The main argument for value incommensurability (and why it fails)

  • Ellis S
  • 9

    Readers

    Mendeley users who have this article in their library.
  • 2

    Citations

    Citations of this article.

Abstract

Arguments for value incommensurability ultimately depend on a certain diagnosis of human motivation. Incommensurablists hold that each person’s basic ends are not only irreducible but also incompatible with one another. It isn’t merely that some goals can’t, in fact, be jointly realized; values actually compete for influence. This account makes a mistake about the nature of human motivation. Each value underwrites a ceteris paribus evaluation. Such assessments are mutually compatible because the observation that there is something to be said for an outcome from a particular perspective allows for any ultimate evaluation of that outcome. Values can be irreducible without thereby being incommensurable.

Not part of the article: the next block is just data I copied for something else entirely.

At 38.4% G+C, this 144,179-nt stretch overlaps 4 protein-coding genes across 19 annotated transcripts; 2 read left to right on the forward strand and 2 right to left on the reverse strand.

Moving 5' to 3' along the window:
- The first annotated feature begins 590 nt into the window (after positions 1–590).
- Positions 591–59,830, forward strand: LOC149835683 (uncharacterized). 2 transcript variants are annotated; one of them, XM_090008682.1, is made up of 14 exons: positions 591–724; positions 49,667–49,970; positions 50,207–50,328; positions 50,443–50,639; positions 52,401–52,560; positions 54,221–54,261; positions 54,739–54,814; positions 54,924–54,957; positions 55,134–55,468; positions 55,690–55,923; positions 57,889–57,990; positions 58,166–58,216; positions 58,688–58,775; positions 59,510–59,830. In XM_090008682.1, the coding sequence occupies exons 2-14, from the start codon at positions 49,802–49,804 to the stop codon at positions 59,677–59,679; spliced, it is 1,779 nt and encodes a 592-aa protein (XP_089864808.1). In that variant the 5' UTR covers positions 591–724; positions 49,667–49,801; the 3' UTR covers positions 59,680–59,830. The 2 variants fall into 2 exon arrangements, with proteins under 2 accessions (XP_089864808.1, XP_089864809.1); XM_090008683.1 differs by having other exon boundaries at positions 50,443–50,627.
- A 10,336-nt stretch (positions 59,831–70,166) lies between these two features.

Get free article suggestions today

Mendeley saves you time finding and organizing research

Sign up here
Already have an account ?Sign in

Find this document

Authors

  • Stephen Ellis

Cite this document

Choose a citation style from the tabs below

Save time finding and organizing research with Mendeley

Sign up for free